Farmers are threatening to pull support from the federal government’s drive to set more ambitious emissions reduction targets unless the Nationals deliver them payback for land rights and profits they say were stolen nearly 20 years ago under the Kyoto agreement.
The demand from the National Farmers Federation and Queensland lobby group Agforce comes a week before a crucial Nationals party room meeting on October 17. Energy and Emissions Reduction Minister Angus Taylor is expected to present a long term emissions reduction plan at the meeting and a vote will be held to determine support for more ambitious climate targets.
National Farmers Federation president Fiona Simson is calling for the federal government to “fix the ledger” on land clearing rights.
The farm groups will address a federal Nationals party room meeting on Monday and will call on the regional politicians to “fix the ledger” for policies set by the NSW and Queensland governments that left a “festering sore created by the statutory theft”.
The federal government is under international pressure to increase its emissions reduction target at the United Nations climate summit in Glasgow next month. Australia’s current commitment is to reduce emissions by at least 26 per cent by 2030, based on 2005 levels. Australia has no deadline to reach net zero, but Prime Minister Scott Morrison has indicated he wants to set a 2050 target, but he needs the Nationals to agree.
Treasurer Josh Frydenberg said last month the cost of international capital Australia relies on would go up as global investors factor in the risks of climate change and turn away from polluting industries and countries without ambitious emissions reduction goals.
Resources Minister Keith Pitt responded last week with a call for $250 billion to underwrite investment and insurance costs for the resources sector to stop jobs losses in coal and gas if the government sets a target for net zero emissions by 2050.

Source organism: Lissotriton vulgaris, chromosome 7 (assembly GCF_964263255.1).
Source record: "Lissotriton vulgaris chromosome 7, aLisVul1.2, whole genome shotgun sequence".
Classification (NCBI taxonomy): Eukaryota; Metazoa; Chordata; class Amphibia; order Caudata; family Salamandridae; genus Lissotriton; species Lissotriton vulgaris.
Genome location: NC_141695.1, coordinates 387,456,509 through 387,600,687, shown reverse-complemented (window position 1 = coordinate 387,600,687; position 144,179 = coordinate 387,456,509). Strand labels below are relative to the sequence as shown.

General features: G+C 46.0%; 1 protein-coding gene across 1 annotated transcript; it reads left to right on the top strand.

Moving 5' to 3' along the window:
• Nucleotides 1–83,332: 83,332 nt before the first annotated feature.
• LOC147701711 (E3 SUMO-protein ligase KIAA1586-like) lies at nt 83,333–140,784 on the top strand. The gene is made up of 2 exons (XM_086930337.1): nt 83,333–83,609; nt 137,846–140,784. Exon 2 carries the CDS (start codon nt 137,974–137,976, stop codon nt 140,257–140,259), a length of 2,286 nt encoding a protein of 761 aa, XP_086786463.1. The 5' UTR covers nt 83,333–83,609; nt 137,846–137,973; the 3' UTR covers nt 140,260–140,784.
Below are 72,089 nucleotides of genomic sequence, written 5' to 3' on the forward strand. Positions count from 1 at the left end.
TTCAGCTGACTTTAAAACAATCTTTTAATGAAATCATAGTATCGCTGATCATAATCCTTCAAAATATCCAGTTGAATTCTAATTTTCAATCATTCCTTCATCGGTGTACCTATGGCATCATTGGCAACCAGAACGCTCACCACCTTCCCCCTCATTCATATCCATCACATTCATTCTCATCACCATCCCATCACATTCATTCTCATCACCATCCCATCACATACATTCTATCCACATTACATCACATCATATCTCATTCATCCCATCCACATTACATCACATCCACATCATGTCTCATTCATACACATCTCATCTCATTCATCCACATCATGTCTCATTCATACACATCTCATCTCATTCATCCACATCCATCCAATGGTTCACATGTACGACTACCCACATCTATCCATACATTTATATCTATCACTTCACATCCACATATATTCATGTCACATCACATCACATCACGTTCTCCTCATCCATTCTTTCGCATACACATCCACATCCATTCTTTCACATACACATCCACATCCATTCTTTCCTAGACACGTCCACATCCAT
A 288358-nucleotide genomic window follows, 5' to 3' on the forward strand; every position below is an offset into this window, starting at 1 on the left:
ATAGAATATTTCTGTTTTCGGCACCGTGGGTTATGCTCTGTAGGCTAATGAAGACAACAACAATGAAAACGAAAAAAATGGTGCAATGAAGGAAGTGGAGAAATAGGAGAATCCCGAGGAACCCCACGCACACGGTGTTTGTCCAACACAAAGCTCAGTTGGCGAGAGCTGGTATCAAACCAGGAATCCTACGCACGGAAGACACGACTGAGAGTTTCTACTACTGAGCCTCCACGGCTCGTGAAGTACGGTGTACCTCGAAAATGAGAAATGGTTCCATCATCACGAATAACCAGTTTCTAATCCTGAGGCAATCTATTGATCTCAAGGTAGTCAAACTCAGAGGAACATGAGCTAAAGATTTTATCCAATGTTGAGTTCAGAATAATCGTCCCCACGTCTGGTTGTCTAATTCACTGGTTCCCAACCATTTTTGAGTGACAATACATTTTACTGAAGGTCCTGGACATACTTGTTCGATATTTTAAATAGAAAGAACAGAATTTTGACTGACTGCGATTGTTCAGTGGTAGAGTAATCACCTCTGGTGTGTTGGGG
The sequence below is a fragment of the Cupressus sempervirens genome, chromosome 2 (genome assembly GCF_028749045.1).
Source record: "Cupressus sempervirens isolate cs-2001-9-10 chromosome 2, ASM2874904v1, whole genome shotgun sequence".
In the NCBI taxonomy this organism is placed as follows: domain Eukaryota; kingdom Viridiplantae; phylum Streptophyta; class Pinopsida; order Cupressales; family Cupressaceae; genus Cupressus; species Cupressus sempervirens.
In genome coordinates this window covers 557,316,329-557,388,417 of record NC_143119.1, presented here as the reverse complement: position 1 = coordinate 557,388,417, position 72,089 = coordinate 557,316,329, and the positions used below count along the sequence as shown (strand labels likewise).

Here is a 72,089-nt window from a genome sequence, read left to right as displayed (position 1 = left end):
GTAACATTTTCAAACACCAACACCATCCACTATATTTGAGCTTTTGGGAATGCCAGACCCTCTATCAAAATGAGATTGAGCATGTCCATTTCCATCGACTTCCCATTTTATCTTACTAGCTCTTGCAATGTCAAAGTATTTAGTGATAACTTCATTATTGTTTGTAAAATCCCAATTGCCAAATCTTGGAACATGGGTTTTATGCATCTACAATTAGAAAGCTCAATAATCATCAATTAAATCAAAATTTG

Nationals senator Matt Canavan opposes net zero and said Australia should reject the international push even if the cost of capital rises and “we are forced to pay a little bit more on our mortgages”.
Their grievance began in 1998 when former prime minister John Howard won out against international opposition during negotiations over the Kyoto protocol, a precursor to the Paris Agreement where nations pledged to reduce greenhouse gas emissions.
The Howard government negotiated the inclusion of the infamous Australia clause in the terms of the agreement. It meant emissions created by cutting down trees, which reduces the amount of carbon stored in forests, could count towards Australia’s target.
This move paved the way for new laws restricting land clearing that boosted Australia’s emissions reductions under the Kyoto agreement, which were imposed by state governments after Mr Howard delivered federal funding.
The restrictions on land clearing meant enough emissions reduction came from farmers to meet Australia’s overall Kyoto target, and other polluting industries like mining and energy could carry on with business as usual.
Farmers have been fuming ever since. They say expansion plans were killed and property values cut while they were unable to realise the potential of their land in carbon credit schemes like the federal government’s $4.5 billion Emissions Reduction Fund.
“It still hurts and now is the time to square the ledger,” said National Farmers Federation president Fiona Simson.
Most major agricultural industries including red meat, cropping and irrigation support net zero targets for as early as 2030. But Ms Simson said farmers support for new climate policies was contingent on “appropriate redress for the land clearing policies”.
“Fixing this will go a long way to ensuring farmers are enthusiastic participants and supporters of future emission reductions solutions,” she said.
The Business Council of Australia on Friday called for the government to set a net zero by 2050 target, including emissions cuts of up to 50 per cent by 2030, based on 2005 levels.
Climate Council senior researcher Tim Baxter told this masthead previously that changes to land use, which came from the Kyoto-era land clearing restrictions, had delivered the “vast majority of emissions reduction”.
Annual emissions have fallen by about 122 million tonnes since 2005 and emissions from changes to land use made up 111 million tonnes of the total. Mr Baxter said agriculture, with help from renewable energy, had done the heavy lifting while emissions from other industries are either increasing or flatlining.
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